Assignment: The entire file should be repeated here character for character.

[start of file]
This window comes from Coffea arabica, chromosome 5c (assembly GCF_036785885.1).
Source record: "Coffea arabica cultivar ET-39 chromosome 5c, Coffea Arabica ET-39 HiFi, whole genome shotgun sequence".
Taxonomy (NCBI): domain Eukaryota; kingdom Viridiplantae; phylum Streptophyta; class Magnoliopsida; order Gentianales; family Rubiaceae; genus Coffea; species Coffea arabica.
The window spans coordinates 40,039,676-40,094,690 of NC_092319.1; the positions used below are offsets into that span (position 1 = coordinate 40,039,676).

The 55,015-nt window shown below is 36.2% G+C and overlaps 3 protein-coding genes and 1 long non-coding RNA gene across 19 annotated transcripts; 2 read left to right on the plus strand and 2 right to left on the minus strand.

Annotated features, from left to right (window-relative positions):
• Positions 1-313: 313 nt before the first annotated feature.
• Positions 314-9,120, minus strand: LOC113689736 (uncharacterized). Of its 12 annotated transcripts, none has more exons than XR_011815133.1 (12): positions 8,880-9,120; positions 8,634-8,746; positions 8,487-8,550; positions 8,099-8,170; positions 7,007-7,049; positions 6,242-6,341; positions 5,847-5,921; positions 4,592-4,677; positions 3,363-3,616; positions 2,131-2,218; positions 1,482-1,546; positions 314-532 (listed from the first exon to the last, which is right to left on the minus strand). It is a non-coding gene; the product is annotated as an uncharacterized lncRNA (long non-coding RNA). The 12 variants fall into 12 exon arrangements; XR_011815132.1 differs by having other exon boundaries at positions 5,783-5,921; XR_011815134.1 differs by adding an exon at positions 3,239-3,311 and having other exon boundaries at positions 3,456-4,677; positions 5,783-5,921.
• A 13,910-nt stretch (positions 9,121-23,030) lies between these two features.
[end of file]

This window comes from Coffea arabica, chromosome 5c (assembly GCF_036785885.1).
Source record: "Coffea arabica cultivar ET-39 chromosome 5c, Coffea Arabica ET-39 HiFi, whole genome shotgun sequence".
Taxonomy (NCBI): domain Eukaryota; kingdom Viridiplantae; phylum Streptophyta; class Magnoliopsida; order Gentianales; family Rubiaceae; genus Coffea; species Coffea arabica.
The window spans coordinates 40,039,676-40,094,690 of NC_092319.1; the positions used below are offsets into that span (position 1 = coordinate 40,039,676).

The 55,015-nt window shown below is 36.2% G+C and overlaps 3 protein-coding genes and 1 long non-coding RNA gene across 19 annotated transcripts; 2 read left to right on the plus strand and 2 right to left on the minus strand.

Annotated features, from left to right (window-relative positions):
• Positions 1-313: 313 nt before the first annotated feature.
• Positions 314-9,120, minus strand: LOC113689736 (uncharacterized). Of its 12 annotated transcripts, none has more exons than XR_011815133.1 (12): positions 8,880-9,120; positions 8,634-8,746; positions 8,487-8,550; positions 8,099-8,170; positions 7,007-7,049; positions 6,242-6,341; positions 5,847-5,921; positions 4,592-4,677; positions 3,363-3,616; positions 2,131-2,218; positions 1,482-1,546; positions 314-532 (listed from the first exon to the last, which is right to left on the minus strand). It is a non-coding gene; the product is annotated as an uncharacterized lncRNA (long non-coding RNA). The 12 variants fall into 12 exon arrangements; XR_011815132.1 differs by having other exon boundaries at positions 5,783-5,921; XR_011815134.1 differs by adding an exon at positions 3,239-3,311 and having other exon boundaries at positions 3,456-4,677; positions 5,783-5,921.
• A 13,910-nt stretch (positions 9,121-23,030) lies between these two features.